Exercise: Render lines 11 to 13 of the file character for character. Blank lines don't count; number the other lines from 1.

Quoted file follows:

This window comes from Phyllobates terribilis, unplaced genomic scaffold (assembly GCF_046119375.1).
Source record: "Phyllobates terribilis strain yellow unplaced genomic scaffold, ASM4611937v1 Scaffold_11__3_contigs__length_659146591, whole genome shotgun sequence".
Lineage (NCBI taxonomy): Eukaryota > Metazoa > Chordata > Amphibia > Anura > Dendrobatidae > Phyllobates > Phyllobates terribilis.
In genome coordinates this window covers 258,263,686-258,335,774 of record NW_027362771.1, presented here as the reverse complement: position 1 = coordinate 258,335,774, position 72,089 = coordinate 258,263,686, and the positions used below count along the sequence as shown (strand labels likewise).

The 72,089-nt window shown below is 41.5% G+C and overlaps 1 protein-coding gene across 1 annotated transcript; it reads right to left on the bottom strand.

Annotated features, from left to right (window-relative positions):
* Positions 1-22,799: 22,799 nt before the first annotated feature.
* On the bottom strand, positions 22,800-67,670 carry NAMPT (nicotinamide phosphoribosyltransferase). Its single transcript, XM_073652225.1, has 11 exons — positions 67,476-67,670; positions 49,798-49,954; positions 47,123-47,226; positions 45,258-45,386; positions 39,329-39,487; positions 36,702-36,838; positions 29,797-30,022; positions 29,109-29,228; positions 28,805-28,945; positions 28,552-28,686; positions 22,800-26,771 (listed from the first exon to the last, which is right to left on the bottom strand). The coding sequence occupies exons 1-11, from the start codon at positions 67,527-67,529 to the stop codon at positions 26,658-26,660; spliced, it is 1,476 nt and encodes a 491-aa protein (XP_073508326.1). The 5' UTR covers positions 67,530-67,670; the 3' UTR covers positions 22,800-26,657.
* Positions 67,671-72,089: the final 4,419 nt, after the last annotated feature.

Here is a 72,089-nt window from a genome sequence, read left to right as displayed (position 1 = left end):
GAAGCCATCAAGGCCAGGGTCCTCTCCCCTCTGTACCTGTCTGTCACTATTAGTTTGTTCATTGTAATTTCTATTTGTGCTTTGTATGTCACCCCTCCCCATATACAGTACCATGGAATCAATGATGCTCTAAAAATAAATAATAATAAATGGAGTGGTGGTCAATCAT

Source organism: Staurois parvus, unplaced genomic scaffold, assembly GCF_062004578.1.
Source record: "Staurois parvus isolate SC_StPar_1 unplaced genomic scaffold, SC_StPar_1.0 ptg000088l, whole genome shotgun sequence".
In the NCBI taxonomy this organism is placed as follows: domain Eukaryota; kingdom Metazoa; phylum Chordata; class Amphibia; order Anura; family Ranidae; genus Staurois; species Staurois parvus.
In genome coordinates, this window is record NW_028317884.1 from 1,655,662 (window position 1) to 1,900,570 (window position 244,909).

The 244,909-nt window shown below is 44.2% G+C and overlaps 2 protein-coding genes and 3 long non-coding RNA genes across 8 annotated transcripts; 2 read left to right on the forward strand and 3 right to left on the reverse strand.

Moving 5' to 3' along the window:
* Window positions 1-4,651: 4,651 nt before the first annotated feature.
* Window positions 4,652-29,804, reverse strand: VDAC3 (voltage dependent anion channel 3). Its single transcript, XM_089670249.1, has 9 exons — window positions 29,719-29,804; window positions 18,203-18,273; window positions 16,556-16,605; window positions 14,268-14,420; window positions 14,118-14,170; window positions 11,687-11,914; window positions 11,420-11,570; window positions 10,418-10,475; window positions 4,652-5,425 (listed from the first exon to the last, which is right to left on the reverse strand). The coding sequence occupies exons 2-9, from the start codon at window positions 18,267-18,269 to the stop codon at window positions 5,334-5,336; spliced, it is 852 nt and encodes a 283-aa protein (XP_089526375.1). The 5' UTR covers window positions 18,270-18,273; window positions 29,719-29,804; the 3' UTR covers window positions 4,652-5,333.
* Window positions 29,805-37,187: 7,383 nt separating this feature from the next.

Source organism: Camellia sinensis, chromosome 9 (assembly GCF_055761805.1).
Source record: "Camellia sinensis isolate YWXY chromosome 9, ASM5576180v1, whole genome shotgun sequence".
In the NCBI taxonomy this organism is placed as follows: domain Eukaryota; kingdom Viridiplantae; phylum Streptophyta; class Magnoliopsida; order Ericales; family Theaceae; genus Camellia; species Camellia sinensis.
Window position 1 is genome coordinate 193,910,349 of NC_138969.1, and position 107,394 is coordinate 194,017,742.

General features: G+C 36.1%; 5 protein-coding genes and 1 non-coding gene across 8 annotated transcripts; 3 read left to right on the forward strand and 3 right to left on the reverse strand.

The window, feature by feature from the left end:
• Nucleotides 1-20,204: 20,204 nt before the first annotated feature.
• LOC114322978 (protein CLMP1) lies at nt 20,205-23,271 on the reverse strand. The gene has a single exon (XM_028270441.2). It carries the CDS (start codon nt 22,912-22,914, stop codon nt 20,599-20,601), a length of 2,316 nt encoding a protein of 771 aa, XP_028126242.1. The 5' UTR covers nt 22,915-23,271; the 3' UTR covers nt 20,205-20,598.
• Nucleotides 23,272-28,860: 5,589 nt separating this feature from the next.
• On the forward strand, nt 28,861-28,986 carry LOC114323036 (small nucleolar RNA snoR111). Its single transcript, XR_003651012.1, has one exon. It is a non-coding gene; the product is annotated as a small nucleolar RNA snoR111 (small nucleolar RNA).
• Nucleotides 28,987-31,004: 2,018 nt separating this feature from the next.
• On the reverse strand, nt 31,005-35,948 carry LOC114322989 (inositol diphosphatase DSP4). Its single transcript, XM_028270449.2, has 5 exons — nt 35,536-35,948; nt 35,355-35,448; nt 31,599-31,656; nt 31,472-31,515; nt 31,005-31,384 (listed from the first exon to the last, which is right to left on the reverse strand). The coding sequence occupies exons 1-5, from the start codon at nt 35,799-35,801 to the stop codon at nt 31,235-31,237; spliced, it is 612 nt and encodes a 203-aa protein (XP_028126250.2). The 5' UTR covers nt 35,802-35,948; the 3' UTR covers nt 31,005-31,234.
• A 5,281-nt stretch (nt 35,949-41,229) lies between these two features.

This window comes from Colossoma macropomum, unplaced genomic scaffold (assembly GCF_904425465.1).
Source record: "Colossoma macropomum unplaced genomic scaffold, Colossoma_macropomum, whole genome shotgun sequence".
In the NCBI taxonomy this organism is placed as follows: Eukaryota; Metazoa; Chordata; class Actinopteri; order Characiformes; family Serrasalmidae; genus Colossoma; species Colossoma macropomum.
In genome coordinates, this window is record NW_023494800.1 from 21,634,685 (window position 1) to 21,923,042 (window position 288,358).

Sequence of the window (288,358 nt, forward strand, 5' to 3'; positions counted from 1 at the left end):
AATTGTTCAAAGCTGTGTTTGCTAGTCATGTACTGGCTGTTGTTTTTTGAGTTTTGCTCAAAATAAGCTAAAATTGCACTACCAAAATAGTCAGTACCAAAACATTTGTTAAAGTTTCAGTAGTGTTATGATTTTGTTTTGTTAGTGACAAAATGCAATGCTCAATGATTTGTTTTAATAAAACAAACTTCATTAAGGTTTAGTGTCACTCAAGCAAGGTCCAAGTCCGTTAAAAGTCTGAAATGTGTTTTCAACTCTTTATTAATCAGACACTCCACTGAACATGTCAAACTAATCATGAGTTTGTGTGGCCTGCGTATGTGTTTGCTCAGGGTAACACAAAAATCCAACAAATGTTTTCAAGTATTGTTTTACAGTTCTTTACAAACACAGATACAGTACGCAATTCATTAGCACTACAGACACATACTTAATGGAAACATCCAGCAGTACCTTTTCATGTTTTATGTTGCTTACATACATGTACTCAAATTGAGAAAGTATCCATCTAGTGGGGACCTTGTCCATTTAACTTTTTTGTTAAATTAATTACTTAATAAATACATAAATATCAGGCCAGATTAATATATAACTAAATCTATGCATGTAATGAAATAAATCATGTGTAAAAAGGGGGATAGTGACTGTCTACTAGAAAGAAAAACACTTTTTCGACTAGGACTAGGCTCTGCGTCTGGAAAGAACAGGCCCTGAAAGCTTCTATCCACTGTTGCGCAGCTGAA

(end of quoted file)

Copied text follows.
GAAGCCATCAAGGCCAGGGTCCTCTCCCCTCTGTACCTGTCTGTCACTATTAGTTTGTTCATTGTAATTTCTATTTGTGCTTTGTATGTCACCCCTCCCCATATACAGTACCATGGAATCAATGATGCTCTAAAAATAAATAATAATAAATGGAGTGGTGGTCAATCAT

Source organism: Staurois parvus, unplaced genomic scaffold, assembly GCF_062004578.1.
Source record: "Staurois parvus isolate SC_StPar_1 unplaced genomic scaffold, SC_StPar_1.0 ptg000088l, whole genome shotgun sequence".